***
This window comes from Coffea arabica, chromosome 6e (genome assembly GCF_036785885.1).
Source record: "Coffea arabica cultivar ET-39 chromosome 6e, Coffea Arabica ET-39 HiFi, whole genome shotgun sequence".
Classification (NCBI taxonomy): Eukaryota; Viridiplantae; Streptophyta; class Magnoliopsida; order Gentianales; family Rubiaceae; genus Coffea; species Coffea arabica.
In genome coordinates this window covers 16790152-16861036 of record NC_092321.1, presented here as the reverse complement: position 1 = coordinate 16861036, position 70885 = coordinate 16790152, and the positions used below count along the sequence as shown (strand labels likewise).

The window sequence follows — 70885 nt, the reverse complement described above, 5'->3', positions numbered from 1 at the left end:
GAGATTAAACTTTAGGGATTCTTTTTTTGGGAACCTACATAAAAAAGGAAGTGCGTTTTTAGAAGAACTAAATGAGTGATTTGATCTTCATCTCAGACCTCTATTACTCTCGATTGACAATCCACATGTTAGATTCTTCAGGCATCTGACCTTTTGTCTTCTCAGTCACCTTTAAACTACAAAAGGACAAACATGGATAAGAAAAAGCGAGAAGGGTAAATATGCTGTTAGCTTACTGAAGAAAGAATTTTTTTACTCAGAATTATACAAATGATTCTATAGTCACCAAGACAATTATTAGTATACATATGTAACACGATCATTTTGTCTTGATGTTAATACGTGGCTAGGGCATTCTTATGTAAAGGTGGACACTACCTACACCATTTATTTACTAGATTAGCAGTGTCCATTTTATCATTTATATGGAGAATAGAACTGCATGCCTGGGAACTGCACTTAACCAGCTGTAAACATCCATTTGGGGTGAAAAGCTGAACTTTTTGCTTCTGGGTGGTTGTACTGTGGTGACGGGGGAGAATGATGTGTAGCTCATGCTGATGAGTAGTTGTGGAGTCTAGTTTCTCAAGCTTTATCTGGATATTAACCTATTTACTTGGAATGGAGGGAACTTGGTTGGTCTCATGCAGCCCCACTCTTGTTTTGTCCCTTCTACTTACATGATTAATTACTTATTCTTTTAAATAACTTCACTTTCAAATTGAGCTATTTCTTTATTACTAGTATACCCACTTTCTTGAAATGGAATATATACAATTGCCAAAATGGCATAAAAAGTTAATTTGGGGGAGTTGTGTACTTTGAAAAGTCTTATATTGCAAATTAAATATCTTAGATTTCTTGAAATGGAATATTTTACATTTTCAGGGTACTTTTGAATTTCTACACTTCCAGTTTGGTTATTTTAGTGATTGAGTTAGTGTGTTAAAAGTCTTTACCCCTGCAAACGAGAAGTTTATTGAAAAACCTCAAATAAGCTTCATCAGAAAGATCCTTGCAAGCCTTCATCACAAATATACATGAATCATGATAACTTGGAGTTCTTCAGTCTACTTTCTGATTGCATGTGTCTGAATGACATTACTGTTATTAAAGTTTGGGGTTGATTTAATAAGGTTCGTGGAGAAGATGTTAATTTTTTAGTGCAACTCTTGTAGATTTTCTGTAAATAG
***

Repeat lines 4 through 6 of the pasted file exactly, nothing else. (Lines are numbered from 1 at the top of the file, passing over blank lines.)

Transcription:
In genome coordinates this window covers 16790152-16861036 of record NC_092321.1, presented here as the reverse complement: position 1 = coordinate 16861036, position 70885 = coordinate 16790152, and the positions used below count along the sequence as shown (strand labels likewise).

The window sequence follows — 70885 nt, the reverse complement described above, 5'->3', positions numbered from 1 at the left end:
GAGATTAAACTTTAGGGATTCTTTTTTTGGGAACCTACATAAAAAAGGAAGTGCGTTTTTAGAAGAACTAAATGAGTGATTTGATCTTCATCTCAGACCTCTATTACTCTCGATTGACAATCCACATGTTAGATTCTTCAGGCATCTGACCTTTTGTCTTCTCAGTCACCTTTAAACTACAAAAGGACAAACATGGATAAGAAAAAGCGAGAAGGGTAAATATGCTGTTAGCTTACTGAAGAAAGAATTTTTTTACTCAGAATTATACAAATGATTCTATAGTCACCAAGACAATTATTAGTATACATATGTAACACGATCATTTTGTCTTGATGTTAATACGTGGCTAGGGCATTCTTATGTAAAGGTGGACACTACCTACACCATTTATTTACTAGATTAGCAGTGTCCATTTTATCATTTATATGGAGAATAGAACTGCATGCCTGGGAACTGCACTTAACCAGCTGTAAACATCCATTTGGGGTGAAAAGCTGAACTTTTTGCTTCTGGGTGGTTGTACTGTGGTGACGGGGGAGAATGATGTGTAGCTCATGCTGATGAGTAGTTGTGGAGTCTAGTTTCTCAAGCTTTATCTGGATATTAACCTATTTACTTGGAATGGAGGGAACTTGGTTGGTCTCATGCAGCCCCACTCTTGTTTTGTCCCTTCTACTTACATGATTAATTACTTATTCTTTTAAATAACTTCACTTTCAAATTGAGCTATTTCTTTATTACTAGTATACCCACTTTCTTGAAATGGAATATATACAATTGCCAAAATGGCATAAAAAGTTAATTTGGGGGAGTTGTGTACTTTGAAAAGTCTTATATTGCAAATTAAATATCTTAGATTTCTTGAAATGGAATATTTTACATTTTCAGGGTACTTTTGAATTTCTACACTTCCAGTTTGGTTATTTTAGTGATTGAGTTAGTGTGTTAAAAGTCTTTACCCCTGCAAACGAGAAGTTTATTGAAAAACCTCAAATAAGCTTCATCAGAAAGATCCTTGCAAGCCTTCATCACAAATATACATGAATCATGATAACTTGGAGTTCTTCAGTCTACTTTCTGATTGCATGTGTCTGAATGACATTACTGTTATTAAAGTTTGGGGTTGATTTAATAAGGTTCGTGGAGAAGATGTTAATTTTTTAGTGCAACTCTTGTAGATTTTCTGTAAATAG